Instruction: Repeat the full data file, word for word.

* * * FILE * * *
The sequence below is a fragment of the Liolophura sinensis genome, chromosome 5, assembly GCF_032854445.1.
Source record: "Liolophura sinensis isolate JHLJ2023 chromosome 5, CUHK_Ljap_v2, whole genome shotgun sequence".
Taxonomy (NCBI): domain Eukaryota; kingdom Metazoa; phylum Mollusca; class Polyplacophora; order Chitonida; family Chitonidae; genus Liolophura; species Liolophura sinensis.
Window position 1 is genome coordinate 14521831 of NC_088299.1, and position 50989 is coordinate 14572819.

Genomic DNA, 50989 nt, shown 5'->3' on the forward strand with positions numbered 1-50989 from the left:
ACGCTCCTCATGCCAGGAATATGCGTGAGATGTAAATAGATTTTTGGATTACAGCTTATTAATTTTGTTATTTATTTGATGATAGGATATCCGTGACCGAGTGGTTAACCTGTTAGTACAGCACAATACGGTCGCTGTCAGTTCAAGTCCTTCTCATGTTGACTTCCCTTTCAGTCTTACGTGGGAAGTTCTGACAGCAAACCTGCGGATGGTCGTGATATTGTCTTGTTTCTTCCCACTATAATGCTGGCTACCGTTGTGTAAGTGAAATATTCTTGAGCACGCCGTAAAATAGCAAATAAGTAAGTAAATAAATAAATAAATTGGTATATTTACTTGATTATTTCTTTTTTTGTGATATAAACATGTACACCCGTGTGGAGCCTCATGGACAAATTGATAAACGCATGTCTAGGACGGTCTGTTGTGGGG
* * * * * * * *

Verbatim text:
The sequence below is a fragment of the Liolophura sinensis genome, chromosome 5, assembly GCF_032854445.1.
Source record: "Liolophura sinensis isolate JHLJ2023 chromosome 5, CUHK_Ljap_v2, whole genome shotgun sequence".
Taxonomy (NCBI): domain Eukaryota; kingdom Metazoa; phylum Mollusca; class Polyplacophora; order Chitonida; family Chitonidae; genus Liolophura; species Liolophura sinensis.
Window position 1 is genome coordinate 14521831 of NC_088299.1, and position 50989 is coordinate 14572819.

Genomic DNA, 50989 nt, shown 5'->3' on the forward strand with positions numbered 1-50989 from the left:
ACGCTCCTCATGCCAGGAATATGCGTGAGATGTAAATAGATTTTTGGATTACAGCTTATTAATTTTGTTATTTATTTGATGATAGGATATCCGTGACCGAGTGGTTAACCTGTTAGTACAGCACAATACGGTCGCTGTCAGTTCAAGTCCTTCTCATGTTGACTTCCCTTTCAGTCTTACGTGGGAAGTTCTGACAGCAAACCTGCGGATGGTCGTGATATTGTCTTGTTTCTTCCCACTATAATGCTGGCTACCGTTGTGTAAGTGAAATATTCTTGAGCACGCCGTAAAATAGCAAATAAGTAAGTAAATAAATAAATAAATTGGTATATTTACTTGATTATTTCTTTTTTTGTGATATAAACATGTACACCCGTGTGGAGCCTCATGGACAAATTGATAAACGCATGTCTAGGACGGTCTGTTGTGGGG